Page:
“Black Criminals Now Get To Shoot First.”
These were the chilling words of a black police captain in Boston this weekend.
Speaking not as a black person but a police officer, he voiced the sentiments of many fellow officers who everyday are facing situations similar to those in Charlotte and Tulsa.
As he pointed out, most police officers patrol alone with backup minutes away.
Dashboard and vest TV cameras notwithstanding, they are out there alone at a time when murders are rising.
Events in cities like Ferguson, Chicago, New Orleans and now Charlotte and Tulsa have made police officers more vulnerable. Not only in a physical way, but also legal complications.
The result is the possibility the nation law abiding citizens are less secure.
In years past, police officers often challenged suspects alone.
Today, faced with similar opportunities, officers are either passing up the stop or calling for backup. Federal crime statistics seem to be showing a greater predisposition to opting for support.
While somewhat different, the Charlotte and Tulsa incidents have vastly different outcomes, even though both black men are dead.
Charlotte police surrounded the suspect and order the dropping of the weapon they thought he was holding.
Evan though they are clearly heard asking him to drop his weapon, after shooting critics argue there was no gun. Footage clearly show a gun on the ground.
In the Tulsa affray, a female officer was alone facing a bigger man seemingly advancing towards her. As backup arrived she fired, killing the suspect.
The female officer now faces criminal charges.
It is not our place to argue the incidents or their aftermath.
What we should be aware of is the growing climate of concern by police officers affecting their ability to defend themselves voiced by the Boston captain.
The nation has moved down a path where police are forced to justify their actions.
These actions occur in the micro-seconds of a potentially violent situation.
Who among us truly knows what occurs to officers faced with menacing situations.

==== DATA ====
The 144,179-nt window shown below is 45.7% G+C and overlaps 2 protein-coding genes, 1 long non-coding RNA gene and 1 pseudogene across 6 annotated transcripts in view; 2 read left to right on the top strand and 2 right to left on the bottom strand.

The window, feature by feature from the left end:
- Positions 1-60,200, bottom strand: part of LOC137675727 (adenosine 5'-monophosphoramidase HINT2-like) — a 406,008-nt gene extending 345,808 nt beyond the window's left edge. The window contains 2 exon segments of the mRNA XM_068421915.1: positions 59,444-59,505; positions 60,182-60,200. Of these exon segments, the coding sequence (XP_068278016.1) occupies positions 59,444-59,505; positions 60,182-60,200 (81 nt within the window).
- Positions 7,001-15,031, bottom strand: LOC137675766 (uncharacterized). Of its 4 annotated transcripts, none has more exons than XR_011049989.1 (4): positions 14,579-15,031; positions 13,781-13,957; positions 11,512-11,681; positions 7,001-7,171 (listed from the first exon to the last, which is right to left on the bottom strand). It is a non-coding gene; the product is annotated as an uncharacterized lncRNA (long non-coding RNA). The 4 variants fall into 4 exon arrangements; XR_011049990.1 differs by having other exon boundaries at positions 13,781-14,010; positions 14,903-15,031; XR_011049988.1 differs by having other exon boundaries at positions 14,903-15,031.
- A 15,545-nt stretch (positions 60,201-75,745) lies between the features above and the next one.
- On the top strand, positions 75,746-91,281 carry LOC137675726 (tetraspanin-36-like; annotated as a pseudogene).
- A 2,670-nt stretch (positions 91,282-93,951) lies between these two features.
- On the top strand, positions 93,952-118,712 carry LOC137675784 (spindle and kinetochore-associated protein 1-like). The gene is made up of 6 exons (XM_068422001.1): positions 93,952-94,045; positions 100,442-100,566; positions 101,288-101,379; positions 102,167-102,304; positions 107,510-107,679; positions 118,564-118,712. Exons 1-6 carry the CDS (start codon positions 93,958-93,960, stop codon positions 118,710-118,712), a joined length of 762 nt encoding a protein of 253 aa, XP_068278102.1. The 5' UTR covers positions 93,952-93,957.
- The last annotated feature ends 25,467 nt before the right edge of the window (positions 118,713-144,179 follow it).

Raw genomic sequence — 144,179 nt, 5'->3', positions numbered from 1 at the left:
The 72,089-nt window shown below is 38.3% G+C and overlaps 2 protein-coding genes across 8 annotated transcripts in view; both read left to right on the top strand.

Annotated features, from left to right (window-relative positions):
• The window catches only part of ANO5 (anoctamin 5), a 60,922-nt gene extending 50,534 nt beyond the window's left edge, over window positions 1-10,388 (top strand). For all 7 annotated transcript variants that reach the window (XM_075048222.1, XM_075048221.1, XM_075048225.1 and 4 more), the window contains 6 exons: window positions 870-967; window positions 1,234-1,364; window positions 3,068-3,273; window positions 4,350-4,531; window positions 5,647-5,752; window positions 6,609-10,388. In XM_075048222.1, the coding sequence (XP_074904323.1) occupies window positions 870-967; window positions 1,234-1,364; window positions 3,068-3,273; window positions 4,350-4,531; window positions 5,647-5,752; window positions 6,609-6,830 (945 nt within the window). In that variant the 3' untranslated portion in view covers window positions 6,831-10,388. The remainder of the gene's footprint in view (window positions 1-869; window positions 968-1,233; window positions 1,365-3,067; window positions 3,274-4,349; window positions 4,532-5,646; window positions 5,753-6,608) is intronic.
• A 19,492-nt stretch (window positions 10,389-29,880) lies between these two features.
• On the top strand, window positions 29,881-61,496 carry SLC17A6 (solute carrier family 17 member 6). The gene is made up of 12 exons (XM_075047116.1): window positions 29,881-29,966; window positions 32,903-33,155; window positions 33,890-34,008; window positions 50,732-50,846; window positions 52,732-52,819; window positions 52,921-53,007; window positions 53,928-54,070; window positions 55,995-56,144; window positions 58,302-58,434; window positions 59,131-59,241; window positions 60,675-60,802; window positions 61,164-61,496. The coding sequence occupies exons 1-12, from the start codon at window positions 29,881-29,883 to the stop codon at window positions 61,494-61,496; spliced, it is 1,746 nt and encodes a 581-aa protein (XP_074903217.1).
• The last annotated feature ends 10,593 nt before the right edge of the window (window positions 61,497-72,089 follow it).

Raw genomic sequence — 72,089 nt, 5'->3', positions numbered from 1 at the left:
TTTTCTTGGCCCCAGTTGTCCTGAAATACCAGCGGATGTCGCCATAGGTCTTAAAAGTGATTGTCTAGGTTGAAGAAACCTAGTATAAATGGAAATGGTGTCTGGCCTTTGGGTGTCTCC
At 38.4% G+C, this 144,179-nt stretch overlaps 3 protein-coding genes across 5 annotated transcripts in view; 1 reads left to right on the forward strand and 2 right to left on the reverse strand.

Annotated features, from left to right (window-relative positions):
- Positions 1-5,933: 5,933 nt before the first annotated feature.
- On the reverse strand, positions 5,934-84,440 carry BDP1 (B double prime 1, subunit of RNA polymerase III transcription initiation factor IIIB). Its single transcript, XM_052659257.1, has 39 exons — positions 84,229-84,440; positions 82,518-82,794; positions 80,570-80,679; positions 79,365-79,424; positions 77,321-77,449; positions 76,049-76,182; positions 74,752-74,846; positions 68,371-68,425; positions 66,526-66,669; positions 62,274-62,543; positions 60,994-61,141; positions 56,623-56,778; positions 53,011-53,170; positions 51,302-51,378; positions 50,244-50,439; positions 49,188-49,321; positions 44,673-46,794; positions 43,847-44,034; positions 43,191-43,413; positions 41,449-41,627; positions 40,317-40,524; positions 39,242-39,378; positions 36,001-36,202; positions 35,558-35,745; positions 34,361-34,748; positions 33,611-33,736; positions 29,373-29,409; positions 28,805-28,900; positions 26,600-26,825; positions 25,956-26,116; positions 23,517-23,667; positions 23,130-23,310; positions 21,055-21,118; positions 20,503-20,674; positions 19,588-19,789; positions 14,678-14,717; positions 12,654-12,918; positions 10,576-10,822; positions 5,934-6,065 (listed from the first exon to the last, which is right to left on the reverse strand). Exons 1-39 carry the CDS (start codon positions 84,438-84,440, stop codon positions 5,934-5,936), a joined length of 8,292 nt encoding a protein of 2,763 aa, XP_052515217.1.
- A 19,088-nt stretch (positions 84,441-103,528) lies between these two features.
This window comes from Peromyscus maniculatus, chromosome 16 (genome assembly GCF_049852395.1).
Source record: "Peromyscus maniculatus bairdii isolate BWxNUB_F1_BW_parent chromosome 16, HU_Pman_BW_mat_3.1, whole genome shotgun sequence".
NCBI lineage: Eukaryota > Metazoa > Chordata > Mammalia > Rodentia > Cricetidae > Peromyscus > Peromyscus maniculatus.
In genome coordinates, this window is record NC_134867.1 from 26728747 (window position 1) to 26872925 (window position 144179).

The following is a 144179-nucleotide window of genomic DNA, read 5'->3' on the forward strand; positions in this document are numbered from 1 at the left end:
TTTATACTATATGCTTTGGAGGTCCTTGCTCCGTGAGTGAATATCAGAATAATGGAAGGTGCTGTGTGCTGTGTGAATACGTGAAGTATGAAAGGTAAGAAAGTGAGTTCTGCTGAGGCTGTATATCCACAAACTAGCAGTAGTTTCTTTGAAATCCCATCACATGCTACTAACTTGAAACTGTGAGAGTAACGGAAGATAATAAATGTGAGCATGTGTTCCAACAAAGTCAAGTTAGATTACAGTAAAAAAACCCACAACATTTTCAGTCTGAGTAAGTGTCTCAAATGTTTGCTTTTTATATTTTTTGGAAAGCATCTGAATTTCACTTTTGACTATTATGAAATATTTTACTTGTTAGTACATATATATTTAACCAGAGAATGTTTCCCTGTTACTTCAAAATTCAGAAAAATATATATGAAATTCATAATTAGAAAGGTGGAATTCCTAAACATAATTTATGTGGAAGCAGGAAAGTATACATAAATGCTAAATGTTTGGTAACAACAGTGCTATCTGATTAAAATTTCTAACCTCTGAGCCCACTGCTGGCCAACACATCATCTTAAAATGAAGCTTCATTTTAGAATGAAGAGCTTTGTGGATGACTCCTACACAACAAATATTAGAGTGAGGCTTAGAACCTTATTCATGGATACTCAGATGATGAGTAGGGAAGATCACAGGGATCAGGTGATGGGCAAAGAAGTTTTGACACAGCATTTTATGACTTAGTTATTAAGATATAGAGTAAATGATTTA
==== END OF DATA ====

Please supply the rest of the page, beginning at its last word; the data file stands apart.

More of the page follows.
What a police officer in such a situation does, says, or thinks can be fodder for others to weigh but they were not there.
They did not have a sense of menace or foreboding.
Having participated in police shootouts and combat, I have an inkling of what these guardians of the peace are facing.
I am also aware of the shrinking support for one of the toughest occupations in America.
Before, we had a national consensus thanking them for their efforts.
Today, we have forces at work questioning actions taken on the street despite rising tides of murder and robbery.
Black leaders condemn police for what they consider extraordinary force. Yet as statistic show, it is more likely a black will kill another black on the streets.
Crowds scream for concern about black deaths.
What is the solution?
More police officers.
Murder rates in Chicago are off the charts and the seeming solution is to add more police officers to the streets.
But if these officers are to be second-guessed for their actions, the nation can expect a heighten sense of reluctance by these law enforcement men and women to be as proactive as crime fighting requires.
The Charlotte police force is led by a black chief. But that should not be the criteria in which we judge their actions.
We should support their efforts to combat crime amongst all races spurred in no small part by lack of jobs and opportunities being experienced by all groups.
This is the time we need to embrace our police, not question every fatal incident by first assuming that the officer was wrong.